While I was rewriting this site's CSS, I wanted to find something that could benefit from the new
:has() pseudo-class, without inventing a need for it.
Friend, that something is lists.
I love lists. Ordered, unordered, definition, I don't care, you have a set of things, you need a list. One thing that's bothered me about lists--specifically of the un/ordered variety, is that they can become pretty long and scroll-y.
:has(), we can wrangle those lengthy lists pretty easily.
What's going on here? First, any
.smarter-list should use columns for its layout. Great, that's reasonable, but how many? By default, none, as
--listColumns is undefined without a default, and the browser moves on with its life. But if the
.smarter-list has twenty-one child elements, it should use a two-column layout. Why twenty-one? Because I arbitrarily chose twenty as my per-column limit, so the presence of a twenty-first child covers children 21-40. And for more than forty? Double the limit, add one, and boom, three columns.
Here's a CodePen if that's helpful.
I think this pattern is helpful because it keeps the number of classes in my markup to a minimum, and it doesn't require processing in a template to determine which classes to apply based on how many items are in a given list. For this site specifically, I'd have to either do a RegEx test on the raw Markdown in my posts, or do a similar test on the compiled HTML. Put simply, it's overhead I don't want to deal with.
:has() does not have universal support yet, so what's a front-end maker like yourself supposed to do about that? CSS Grid can do the same thing, but with slightly more complex selectors.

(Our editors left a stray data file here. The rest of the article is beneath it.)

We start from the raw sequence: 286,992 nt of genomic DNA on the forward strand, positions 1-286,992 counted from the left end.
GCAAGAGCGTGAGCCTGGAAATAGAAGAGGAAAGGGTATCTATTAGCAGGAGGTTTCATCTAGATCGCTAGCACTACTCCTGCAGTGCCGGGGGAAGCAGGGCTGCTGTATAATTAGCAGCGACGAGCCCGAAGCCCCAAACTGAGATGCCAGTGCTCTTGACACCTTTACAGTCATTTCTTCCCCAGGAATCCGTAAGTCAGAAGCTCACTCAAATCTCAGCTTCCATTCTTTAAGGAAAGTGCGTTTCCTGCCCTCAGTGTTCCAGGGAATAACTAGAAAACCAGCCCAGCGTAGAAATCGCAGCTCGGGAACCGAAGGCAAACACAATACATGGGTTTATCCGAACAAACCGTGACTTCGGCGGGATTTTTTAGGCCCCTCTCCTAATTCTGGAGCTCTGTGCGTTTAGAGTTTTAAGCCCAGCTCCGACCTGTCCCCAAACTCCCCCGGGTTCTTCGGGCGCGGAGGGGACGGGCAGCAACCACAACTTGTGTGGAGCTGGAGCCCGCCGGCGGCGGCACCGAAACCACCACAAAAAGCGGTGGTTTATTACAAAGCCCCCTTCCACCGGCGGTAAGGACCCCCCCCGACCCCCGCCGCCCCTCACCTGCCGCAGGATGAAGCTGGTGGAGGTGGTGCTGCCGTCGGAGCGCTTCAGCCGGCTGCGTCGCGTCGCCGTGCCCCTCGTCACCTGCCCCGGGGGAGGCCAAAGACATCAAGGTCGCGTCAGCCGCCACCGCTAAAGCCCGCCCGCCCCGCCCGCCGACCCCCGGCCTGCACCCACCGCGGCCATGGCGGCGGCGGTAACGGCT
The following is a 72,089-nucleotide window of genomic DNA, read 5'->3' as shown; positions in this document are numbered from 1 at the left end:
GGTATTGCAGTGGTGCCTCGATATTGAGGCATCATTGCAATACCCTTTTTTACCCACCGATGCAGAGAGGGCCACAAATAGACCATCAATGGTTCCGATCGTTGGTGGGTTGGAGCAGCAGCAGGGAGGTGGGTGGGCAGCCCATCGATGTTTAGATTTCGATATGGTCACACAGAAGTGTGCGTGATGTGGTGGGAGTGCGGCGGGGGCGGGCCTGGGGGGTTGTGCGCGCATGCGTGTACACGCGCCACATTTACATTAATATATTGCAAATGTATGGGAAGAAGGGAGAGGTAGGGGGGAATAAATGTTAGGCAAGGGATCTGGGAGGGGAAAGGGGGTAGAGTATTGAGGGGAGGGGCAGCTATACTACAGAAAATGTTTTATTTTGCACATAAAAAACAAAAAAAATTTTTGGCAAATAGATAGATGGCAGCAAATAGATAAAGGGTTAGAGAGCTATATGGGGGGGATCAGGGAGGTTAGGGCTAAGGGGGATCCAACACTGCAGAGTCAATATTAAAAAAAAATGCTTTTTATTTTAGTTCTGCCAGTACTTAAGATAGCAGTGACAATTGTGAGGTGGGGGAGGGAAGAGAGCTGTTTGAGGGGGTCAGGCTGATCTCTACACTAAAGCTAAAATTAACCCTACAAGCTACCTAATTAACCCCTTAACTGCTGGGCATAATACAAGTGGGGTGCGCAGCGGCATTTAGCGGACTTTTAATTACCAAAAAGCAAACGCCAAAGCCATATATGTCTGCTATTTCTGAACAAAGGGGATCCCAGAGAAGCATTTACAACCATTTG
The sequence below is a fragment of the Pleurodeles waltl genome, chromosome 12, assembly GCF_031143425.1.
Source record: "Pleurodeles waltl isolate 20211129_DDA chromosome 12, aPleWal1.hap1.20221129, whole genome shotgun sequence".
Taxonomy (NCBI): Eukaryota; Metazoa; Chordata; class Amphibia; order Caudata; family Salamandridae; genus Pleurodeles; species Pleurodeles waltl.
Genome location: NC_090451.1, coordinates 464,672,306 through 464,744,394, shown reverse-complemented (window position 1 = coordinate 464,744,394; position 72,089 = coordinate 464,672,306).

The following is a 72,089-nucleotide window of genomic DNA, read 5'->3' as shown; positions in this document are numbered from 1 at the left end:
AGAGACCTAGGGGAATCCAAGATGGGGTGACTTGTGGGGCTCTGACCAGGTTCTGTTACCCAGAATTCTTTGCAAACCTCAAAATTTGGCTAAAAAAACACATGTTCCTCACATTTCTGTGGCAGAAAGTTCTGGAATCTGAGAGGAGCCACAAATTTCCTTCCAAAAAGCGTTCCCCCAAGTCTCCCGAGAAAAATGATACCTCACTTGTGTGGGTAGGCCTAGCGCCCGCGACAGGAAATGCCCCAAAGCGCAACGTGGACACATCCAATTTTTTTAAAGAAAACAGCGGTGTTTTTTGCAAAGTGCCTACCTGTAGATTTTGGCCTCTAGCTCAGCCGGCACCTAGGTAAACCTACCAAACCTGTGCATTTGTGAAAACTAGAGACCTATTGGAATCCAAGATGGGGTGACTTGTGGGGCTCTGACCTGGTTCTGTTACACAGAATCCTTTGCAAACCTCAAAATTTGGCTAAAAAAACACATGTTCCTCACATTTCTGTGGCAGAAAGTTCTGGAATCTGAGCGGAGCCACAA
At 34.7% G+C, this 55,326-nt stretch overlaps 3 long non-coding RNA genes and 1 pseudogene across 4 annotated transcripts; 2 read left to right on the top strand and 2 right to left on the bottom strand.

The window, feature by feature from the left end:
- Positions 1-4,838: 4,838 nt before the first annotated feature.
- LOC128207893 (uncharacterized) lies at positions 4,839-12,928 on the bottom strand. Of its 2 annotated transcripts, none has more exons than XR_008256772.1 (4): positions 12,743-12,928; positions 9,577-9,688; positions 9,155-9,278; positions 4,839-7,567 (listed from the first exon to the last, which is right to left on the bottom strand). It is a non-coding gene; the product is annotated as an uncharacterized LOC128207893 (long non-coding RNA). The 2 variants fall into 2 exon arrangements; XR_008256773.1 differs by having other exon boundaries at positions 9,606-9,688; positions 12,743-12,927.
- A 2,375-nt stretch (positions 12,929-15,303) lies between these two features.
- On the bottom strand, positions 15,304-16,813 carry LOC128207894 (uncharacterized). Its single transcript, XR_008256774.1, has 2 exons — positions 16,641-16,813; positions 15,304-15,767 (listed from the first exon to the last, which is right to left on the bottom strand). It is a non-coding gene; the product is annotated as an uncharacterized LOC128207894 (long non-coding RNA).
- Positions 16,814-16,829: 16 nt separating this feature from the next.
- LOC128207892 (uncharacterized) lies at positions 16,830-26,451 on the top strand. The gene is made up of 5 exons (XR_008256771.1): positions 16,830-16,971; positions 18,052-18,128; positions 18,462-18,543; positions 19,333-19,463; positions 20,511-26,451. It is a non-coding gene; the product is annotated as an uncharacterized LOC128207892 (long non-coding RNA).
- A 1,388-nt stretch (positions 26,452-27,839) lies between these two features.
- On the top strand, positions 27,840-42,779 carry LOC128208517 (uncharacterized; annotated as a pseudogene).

This works much the same way as the
:has() method, except that the column assignment is happening "manually" on the sibling elements of the twentieth and fortieth
.smarter-list children. This boils down to the difference between CSS Grid and CSS Columns--along with Floats and Flexbox, a selection of layout tools in our kits, equal in their value and beauty.
Here's another CodePen in these trying times.
For me and my strong opinions tightly held, I prefer to use single-class selectors to keep specificity low, and by my math, both methods here result in the same specificity (20), but using
:has() also lets me keep nesting out of my selectors.
My ideal CSS selector is a single class, with psuedo-classes/elements added as necessary. I like to avoid nesting in general, because I like to keep my specificity as low as possible. By my math, both
.smarter-lists methods result in the same specificity (20). I think I prefer the
:has() method as it lets me live my unnested fantasy, and ultimately require less code. But also? C'mon, it's the new and shiny!